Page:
AG: But Sir, perhaps we can at least talk about a progression, an evolution of the being, so that the person who is seeking money versus the person who is seeking God. There must be some progressive difference. There is a progressivity from that being to this being.
RB: If you say progress, do you mean the progress of that individual who was only seeking money and who is now seeking towards spirituality? I would say no.
AG: Well, there is the idea that there is reincarnation and we go through karma. It's is a pretty powerful idea and basically the Hindu religion and Vedanta support it, The Bhagavad Gita included.
RB: There is 'your' will and the will of that Supreme Power. My unequivocal answer is that 'my' will cannot prevail. I know that from experience. Therefore it must be God's will that will prevail. So, if I accept that wholeheartedly and say that what prevails is God's will, not mine, then I must also accept that all actions which happen through all body-mind organisms.
AG: All happens through God s will.
RB: All is God's will and not mine nor his. So, everything that happens is because of God' s will.
- Excerpt from interview with Ramesh Balsekar
Much more here: http://www.inner-quest.org/Ramesh_Balsekar.htm
God wants proof that you are totally surrendering yourself to Him. Tests will come. If you fail the tests, then your surrender is not complete. If your surrender is complete, no matter what test comes, you will pass it. Once you pass the tests, you don't have to worry about anything that happens in your life, because you are not responsible for your actions. Whatever comes, comes from God. Whatever goes is taken away by God.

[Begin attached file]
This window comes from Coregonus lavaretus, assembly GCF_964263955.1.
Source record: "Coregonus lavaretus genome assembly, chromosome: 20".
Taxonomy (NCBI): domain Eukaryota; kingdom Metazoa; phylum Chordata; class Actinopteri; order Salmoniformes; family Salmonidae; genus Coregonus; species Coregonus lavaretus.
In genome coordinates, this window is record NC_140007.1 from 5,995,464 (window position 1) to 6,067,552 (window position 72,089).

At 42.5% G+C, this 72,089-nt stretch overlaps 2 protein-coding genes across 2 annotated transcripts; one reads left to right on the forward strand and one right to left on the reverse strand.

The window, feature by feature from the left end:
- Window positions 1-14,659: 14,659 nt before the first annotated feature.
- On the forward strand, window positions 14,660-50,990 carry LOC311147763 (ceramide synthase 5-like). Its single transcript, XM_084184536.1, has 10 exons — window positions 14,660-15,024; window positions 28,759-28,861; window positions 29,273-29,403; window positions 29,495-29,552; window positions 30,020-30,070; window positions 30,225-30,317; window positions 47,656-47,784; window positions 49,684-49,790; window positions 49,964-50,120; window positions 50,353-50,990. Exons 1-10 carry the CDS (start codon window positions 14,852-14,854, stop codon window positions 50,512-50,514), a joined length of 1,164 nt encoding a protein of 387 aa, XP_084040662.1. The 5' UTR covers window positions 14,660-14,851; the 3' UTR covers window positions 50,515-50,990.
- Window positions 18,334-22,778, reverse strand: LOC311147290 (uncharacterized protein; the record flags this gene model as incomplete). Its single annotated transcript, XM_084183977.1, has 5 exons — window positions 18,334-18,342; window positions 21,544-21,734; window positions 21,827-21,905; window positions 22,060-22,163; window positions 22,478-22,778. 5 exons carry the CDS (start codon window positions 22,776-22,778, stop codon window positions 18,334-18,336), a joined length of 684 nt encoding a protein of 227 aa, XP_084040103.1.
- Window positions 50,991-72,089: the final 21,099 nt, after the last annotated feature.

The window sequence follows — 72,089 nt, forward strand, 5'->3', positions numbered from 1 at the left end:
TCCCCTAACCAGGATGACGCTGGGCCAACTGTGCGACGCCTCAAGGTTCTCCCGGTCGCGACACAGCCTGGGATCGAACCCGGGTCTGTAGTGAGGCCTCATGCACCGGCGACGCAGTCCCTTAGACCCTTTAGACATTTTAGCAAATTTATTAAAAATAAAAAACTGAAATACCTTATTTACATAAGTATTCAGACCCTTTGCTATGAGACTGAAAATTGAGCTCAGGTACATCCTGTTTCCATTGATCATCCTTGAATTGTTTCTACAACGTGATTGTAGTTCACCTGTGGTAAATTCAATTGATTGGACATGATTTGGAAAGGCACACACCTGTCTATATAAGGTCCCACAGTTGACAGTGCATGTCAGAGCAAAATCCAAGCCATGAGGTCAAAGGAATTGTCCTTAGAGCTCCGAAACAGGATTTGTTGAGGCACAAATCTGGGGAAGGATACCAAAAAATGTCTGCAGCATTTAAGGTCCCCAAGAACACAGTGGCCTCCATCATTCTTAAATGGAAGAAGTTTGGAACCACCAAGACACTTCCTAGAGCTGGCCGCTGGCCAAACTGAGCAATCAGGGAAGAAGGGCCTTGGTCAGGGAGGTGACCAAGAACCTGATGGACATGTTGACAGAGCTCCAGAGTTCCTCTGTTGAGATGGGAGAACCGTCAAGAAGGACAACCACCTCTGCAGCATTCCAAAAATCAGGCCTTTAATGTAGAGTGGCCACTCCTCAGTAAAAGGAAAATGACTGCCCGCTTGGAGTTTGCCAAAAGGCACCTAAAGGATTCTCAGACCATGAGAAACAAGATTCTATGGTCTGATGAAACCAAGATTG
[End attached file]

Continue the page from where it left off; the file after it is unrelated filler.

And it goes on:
It's not that easy in the beginning because the ego will not allow you to surrender in this way. Until you become the master of the ego and give yourself into the hands of God, the ego will create doubts in you.
The ego is terrible. Even in surrender some people say, "Should I let God do everything? Shouldn't I do something, too? God helps those who help themselves!" That is also a type of devotion, no doubt. But unfortunately, then, even in surrendering, a little ego slips in.
This type of devotee says, "You have to surrender. You have to depend on God, but still you have to hold onto Him." Have you ever seen the mother monkey jumping around with the baby monkey? The baby monkey catches the stomach of the mother. It holds with the fore paws and the legs. It holds her entire body, hanging underneath. The mother monkey doesn't even worry about the baby. She just jumps from branch to branch. It's the baby's duty to cling to the mother. Whenever the baby wants to go somewhere, all it has to do is take hold of the mother, and then the mother jumps. When the mother jumps from branch to branch, who has the fear of falling down? The baby. The baby is depending upon its mother, no doubt, but it still depends on its own strength. "God, I won't leave You. I'm holding on tight."
There is another animal who also depends on its mother for its movement - the kitten. Whenever the kitten wants to move, all it has to do is meow. The mother comes, picks it up by the back of the neck, and jumps here and there. When the mother jumps with the baby, who has the fear of dropping the baby? The mother. Both the baby monkey and the kitten depend upon their mothers for their movement. But in the first case, the anxiety is in the heart of the baby monkey, whereas with the cat, the responsibility rests with the mother. The kitten is totally free: "It's none of my business. You take me wherever you want. I don't know anything. All I know is to meow."